Making time: A very brief guide for CEOs

Students of time management will know the Eisenhower Matrix, which plots tasks by urgency on one axis and importance on the other.

The simple genius behind this approach – popularised by the American General and later President Dwight D. Eisenhower – is not that you do what’s urgent and important, and ditch what’s unimportant and not urgent, which is something of a no-brainer. It’s that you prioritise importance over urgency, the long-term over the short.

For a CEO, this means you need to work on the business, not just in the business. What’s working and what’s not? Are you still heading in the right direction? Is there a threat or an opportunity on the horizon you haven’t thought of? None of this is easy to do when you’ve got your head down with the day-to-day.

The challenge is that it can be almost impossible to find the time to step back, when everything about the role seems almost designed to pull you back in again.

Each of the responsibilities in a CEO’s job description – for example setting the strategy, aligning the organisation, allocating resources, hiring and leading the senior management team, guiding the culture, interfacing with the board and the wider world – is important, and could easily be a full-time job.

The obvious, yet unavoidable, danger with trying to do them all with insufficient time is that you won’t end up doing any of them well.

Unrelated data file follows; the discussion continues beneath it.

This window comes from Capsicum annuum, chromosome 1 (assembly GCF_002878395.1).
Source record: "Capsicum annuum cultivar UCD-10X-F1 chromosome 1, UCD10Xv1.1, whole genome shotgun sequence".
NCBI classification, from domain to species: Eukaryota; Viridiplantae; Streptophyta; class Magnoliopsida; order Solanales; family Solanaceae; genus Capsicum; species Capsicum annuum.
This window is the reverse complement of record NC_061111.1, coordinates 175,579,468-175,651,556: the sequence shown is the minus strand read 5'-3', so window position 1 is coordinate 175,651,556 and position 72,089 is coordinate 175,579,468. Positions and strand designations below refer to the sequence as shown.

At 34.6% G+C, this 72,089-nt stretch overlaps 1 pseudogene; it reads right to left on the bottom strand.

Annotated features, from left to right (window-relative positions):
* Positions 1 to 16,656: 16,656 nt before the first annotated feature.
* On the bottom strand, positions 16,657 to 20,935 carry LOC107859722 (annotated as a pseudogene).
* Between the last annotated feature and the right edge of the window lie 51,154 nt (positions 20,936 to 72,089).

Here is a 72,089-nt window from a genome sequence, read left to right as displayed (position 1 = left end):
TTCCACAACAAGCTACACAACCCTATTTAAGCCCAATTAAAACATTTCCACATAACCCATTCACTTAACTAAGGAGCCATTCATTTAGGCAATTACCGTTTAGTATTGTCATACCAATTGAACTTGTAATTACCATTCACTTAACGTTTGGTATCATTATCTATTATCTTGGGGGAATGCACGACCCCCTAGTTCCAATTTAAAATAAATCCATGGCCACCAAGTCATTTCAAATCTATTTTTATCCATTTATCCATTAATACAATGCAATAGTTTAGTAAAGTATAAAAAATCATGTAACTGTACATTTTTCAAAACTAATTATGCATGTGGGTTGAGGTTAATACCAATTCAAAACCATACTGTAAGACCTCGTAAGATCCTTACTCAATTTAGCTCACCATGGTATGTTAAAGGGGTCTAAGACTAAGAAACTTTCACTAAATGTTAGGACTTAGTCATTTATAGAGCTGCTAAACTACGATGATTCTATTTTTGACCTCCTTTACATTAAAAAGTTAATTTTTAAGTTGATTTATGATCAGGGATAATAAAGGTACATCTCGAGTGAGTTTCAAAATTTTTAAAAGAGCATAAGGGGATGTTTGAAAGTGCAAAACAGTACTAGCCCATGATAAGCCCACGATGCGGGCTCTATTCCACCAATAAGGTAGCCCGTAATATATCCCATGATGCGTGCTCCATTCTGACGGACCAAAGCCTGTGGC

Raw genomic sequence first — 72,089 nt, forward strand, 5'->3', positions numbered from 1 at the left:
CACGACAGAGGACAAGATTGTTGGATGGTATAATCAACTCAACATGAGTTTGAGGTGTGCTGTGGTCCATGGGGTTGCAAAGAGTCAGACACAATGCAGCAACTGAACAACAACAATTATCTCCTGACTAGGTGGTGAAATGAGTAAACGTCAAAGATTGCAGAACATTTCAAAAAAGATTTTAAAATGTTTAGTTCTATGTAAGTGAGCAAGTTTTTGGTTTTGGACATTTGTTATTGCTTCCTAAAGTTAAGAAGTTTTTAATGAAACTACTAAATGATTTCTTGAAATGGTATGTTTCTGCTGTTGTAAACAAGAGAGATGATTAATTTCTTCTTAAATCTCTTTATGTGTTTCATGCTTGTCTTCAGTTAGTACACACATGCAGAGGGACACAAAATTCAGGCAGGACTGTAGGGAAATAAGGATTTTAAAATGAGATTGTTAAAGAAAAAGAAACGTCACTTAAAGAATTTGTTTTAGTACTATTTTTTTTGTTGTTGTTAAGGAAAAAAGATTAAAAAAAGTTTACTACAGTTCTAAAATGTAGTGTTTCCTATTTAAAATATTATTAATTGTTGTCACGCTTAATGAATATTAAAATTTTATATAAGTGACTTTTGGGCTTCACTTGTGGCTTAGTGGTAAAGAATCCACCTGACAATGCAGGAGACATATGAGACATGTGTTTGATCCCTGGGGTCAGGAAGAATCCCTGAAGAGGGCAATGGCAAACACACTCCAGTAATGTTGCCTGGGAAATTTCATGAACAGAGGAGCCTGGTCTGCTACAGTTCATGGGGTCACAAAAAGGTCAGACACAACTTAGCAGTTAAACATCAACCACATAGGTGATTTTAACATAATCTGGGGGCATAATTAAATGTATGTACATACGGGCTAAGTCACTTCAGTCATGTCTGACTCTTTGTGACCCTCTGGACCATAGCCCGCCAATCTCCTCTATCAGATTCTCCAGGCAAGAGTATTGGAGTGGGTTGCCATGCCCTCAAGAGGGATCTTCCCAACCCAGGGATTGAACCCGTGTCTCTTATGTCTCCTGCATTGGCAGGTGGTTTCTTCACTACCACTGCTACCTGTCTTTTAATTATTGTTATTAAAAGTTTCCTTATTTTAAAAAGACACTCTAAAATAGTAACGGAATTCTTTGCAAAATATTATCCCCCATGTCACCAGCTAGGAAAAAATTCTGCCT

So how can you carve out time for the important stuff?

1. Give yourself a break

It’s tempting, when you’re overworked, to get frustrated with yourself for not getting everything done as quickly as you wanted, but that doesn’t help anyone. Give yourself a break – literally and figuratively.

There are only 24 hours in the day, and they can’t all go into work. The answer to not having enough time isn’t to steal time from your personal or family life (or to sleep less), it’s to optimise the work time you have.

And yes, there’s abundant evidence that taking short breaks improves concentration and performance, so don’t forget to get up occasionally and make the tea.

2. Take control of your diary

 It can take months to book an appointment with some CEOs, because their diaries are so full, but not every problem can be solved with a meeting. Some things require contemplation, or less structured discussion, so if that’s what you need, then block some time out in your diary to do exactly that. Find a quiet room, go for a walk, join a peer mentoring group, whatever works for you.

If you struggle to hold onto thinking slots – and I know from personal experience how easily calls overrun or things pop up – then consider who really has control over your diary. All too often, our working practices mean people default to putting an hour in your calendar whenever they want to involve you, which effectively means other people are dictating your priorities.

A good PA, or even better a working culture that doesn’t default to meetings, can hand us back at least some control of how we spend our time, on what and with whom.

3. Figure out where you need support

As a business grows or evolves, what’s required from its leaders changes too. Sometimes that means that a job a CEO was effectively doing themselves – for example, leading a digital transformation, looking for M&A opportunities or advancing a group talent strategy – now requires a new, dedicated member of the senior management team.

Of course delegation doesn’t mean the CEO shouldn’t still be involved, but if you have a strong, supportive team with complementary skills and clear remits, then it means they can take the heavy lifting in their areas, allowing you to focus on the big picture.

The irony of course is that you may need time to determine which areas you actually need support in – sometimes these things are obvious in hindsight or to outsiders, but you’re so busy you don’t appreciate them. Yet just starting that process could prove the best investment of time an overworked CEO will ever make.